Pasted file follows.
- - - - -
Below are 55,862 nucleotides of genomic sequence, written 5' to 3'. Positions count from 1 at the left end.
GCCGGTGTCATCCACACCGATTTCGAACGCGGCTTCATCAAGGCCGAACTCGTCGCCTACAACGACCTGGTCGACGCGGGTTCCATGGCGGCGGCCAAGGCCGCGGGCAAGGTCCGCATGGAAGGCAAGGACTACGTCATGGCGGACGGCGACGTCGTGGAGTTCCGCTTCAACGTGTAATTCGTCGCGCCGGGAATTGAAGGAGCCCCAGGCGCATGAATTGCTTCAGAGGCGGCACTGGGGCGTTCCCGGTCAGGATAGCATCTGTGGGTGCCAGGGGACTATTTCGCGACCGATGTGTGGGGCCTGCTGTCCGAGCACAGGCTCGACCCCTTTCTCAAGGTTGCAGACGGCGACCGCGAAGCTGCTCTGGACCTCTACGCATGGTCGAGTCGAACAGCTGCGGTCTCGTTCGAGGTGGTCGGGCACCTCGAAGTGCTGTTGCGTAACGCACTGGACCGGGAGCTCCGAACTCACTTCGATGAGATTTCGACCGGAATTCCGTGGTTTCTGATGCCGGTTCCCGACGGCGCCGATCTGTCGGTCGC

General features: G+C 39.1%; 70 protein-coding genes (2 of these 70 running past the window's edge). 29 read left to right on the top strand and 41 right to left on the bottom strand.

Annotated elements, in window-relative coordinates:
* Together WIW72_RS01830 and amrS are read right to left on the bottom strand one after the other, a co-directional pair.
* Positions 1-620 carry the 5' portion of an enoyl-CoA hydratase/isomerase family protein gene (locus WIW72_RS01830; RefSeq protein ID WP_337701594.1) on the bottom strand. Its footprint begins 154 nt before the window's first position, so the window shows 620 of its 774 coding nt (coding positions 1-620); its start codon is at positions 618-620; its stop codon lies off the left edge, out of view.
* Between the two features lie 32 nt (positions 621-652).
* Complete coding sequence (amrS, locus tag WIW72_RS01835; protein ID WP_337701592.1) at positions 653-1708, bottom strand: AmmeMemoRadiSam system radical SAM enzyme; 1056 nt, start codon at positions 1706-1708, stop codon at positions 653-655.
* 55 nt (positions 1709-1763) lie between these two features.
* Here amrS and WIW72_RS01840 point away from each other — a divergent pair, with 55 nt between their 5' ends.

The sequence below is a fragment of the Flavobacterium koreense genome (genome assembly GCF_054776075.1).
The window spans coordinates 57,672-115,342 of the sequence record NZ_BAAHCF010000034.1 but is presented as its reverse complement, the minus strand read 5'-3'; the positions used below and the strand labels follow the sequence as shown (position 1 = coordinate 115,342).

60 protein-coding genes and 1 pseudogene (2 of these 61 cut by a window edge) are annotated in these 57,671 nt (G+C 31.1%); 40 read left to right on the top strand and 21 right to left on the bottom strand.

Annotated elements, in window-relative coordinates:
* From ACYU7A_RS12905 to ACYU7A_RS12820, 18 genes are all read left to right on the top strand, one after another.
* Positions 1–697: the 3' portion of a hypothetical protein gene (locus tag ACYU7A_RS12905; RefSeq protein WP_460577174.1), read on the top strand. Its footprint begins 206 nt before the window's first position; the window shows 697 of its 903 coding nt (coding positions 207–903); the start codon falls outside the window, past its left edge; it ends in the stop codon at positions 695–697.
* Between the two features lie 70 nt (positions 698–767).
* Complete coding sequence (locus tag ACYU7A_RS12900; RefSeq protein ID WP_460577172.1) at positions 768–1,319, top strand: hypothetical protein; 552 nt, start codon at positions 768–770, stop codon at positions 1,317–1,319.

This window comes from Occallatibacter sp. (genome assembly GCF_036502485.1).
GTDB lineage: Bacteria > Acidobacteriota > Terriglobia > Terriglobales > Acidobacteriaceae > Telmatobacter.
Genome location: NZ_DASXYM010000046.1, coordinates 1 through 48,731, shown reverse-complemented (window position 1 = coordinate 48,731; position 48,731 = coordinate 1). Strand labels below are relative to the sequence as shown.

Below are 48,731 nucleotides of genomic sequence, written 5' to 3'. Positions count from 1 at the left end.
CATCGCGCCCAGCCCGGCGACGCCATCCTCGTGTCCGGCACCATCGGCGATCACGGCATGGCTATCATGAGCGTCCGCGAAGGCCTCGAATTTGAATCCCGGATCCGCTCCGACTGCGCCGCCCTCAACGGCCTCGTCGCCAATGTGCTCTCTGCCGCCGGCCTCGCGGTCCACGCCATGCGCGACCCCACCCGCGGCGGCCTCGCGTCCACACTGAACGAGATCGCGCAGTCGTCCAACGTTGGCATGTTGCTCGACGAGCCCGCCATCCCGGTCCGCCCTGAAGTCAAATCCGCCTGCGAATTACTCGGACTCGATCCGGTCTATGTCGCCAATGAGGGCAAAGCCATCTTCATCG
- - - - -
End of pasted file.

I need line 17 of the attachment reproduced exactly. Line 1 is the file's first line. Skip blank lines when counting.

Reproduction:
* Between the two features lie 70 nt (positions 698–767).